>Do you know the name of the bitcoin creator?

          Its open source, you can donwload all the code to review by yourself. It doesnt matter who coded. There's a software called Blender that I also couldnt name all the people that coded for it.

          >If BTC is ok WHY is this person anonymous?

          It could be lots of reasons... I use "groudas", you use "LUKASZ" and most of us dont have a reason to reveal identities online. Bitcoin is not a one person project, theres no reason to do it. Of course, this is just one of the reasons.

          >bitcoin transactions are hard to trace.

          Do you think its easy to trace fiat money transactions? Today, billions of dollars are/will be washed. Just today. And 99% of this money will never be traced because its difficult.

    • Bitcoin is a widely-used, anonymous digital payment system. It is not ransomware.

      You are correct that it is important to be careful with these kind of things. In this case though, I can't see that there is anything to worry about.

      P.S. I'm not an expert on bitcoin and how it works, I'm just sharing what I know

  2. Thank you Jonas, this sounds great!
    Unfortunately the Blender addon is not installing :(
    From this page:, I clicked on the Latest Release link called " v0.6.2", then from its page here: I clicked on the upper right corner the green button "Clone and Download", I chose "Download ZIP".
    Then from the Blender User Preferences window I clicked on "Install from file..." and chose the "" I had earlier downloaded. I did a search using the letters "bit", and ... nothing. What am I missing?
    In case there was something odd with the ZIP downloaded I created a new one from the extracted results. But still nothing happens.
    Any ideas?
    Thanks a bunch :)
    P.S. I would have left a message at either place, your website or the GitHub site page but I didn't see any way available.

  3. Amazing idea ! But these peer to peer rendering services worry me about having access to my hardware, Is there a risk opening op my network to malicious users ?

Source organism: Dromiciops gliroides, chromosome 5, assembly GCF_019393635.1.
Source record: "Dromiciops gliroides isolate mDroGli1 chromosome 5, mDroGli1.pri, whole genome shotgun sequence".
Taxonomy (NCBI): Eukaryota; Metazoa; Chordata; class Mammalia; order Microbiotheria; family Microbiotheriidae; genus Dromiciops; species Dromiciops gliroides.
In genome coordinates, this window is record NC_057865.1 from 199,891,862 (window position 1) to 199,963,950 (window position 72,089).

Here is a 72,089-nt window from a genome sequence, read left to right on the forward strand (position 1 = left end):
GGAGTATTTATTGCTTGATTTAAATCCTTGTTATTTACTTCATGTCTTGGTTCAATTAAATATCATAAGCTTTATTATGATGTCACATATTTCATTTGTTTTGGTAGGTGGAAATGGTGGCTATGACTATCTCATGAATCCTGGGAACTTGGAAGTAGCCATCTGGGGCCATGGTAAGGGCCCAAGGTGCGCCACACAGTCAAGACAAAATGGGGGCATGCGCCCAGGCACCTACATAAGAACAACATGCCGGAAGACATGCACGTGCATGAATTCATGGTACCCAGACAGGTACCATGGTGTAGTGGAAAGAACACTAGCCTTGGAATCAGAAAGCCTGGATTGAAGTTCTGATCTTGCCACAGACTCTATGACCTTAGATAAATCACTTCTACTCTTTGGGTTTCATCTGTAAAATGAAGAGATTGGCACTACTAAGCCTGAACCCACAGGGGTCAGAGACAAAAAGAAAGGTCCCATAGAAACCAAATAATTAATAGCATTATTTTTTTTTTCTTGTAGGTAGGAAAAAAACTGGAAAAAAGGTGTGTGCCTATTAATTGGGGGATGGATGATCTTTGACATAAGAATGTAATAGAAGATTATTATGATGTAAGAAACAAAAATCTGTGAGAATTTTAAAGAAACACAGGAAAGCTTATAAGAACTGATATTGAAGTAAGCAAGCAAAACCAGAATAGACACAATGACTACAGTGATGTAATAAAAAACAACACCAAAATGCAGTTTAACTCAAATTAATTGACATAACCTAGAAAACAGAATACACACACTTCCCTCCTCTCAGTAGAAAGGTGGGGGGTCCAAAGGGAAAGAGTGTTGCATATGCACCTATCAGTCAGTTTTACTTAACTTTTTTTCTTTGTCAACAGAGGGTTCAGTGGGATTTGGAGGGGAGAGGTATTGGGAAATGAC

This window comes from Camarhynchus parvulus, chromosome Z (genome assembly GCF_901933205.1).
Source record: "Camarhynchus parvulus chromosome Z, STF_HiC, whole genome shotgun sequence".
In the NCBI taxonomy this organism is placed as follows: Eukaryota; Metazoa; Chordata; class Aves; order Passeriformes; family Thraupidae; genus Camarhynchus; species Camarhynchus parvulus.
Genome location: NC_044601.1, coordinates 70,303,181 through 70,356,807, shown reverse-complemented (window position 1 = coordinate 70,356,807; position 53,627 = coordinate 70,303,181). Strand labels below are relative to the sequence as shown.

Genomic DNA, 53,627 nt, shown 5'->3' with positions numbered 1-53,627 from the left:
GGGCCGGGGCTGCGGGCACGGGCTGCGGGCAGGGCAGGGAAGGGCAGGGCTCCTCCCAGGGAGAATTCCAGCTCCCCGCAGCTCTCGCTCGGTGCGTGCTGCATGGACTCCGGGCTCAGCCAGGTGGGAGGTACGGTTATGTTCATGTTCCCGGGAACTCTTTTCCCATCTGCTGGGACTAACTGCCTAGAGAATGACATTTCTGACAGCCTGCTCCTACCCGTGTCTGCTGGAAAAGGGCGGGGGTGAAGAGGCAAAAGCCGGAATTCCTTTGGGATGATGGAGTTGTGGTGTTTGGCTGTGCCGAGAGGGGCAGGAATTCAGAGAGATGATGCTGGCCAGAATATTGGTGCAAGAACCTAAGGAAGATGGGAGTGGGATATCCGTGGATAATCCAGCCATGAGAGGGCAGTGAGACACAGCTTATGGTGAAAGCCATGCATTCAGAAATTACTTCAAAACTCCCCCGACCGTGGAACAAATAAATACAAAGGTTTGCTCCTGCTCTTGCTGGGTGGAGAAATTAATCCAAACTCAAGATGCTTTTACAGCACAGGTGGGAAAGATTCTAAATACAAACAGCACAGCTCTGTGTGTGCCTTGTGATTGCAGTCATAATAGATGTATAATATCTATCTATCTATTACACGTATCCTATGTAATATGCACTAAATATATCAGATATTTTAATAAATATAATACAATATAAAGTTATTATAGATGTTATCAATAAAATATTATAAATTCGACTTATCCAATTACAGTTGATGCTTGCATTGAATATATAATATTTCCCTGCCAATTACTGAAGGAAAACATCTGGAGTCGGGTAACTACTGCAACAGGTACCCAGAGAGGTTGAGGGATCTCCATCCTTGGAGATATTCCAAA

• Yes, it's true, we have to be careful a little. That's why BitWrk currently prevents selling for workers started in Blender. BitWrk doesn't execute Python scripts on the seller's computer, so that big source of problems is solved. I still recommend using a dedicated user account for selling. It might also be possible using software containers, e.g. based on Docker.

      • So for now its 100% till you give people the ability to charge ? or am i able to set my PC up[ as a worker and start earning ?

        • You may charge whatever you think is a fair price! At the moment, there aren't many participants who buy BitWrk rendering for > 0 BTC. So don't expect to earn too much. And maybe gain some confidence first, by experimenting with rendering for 0 BTC.

      • I get this error, it still renders but i get this error,
        Also I find the higher i set the boost factor the slower it renders. I Figured having a higher number of Tiles + higher boost factor the better the render time.

        also for now it seems to be faster to render locally, could be a bandwidth issue my side but i will keep investigating.

        would be great if i could see where the bottleneck is coming from?

        • The boost factor will make tiles smaller. If the swarm can't keep up with the number of tiles (at the moment there are only a handful of computers), then per-tile overhead will start to slow down rendering.

  4. Stephen T. Clark on

    What hardware requirements are necessary for registering one's machine? Is the batch render in CPU or GPU, or do you get to specify?

    • It has to be fast enough to render one tile in about seven minutes. For the 512M tile size, that's not very demanding. My 2011 Mac Book is still fast enough. A fast internet connection is important.

  5. "It also brought support for local (on your own computer) and private network (LAN) rendering ". All the bitcoin stuff is no interest to me, but if this addon will effectively provide local network rendering that actually works (unlike Blender's unreliable black frames) then I'll definitely give it a try!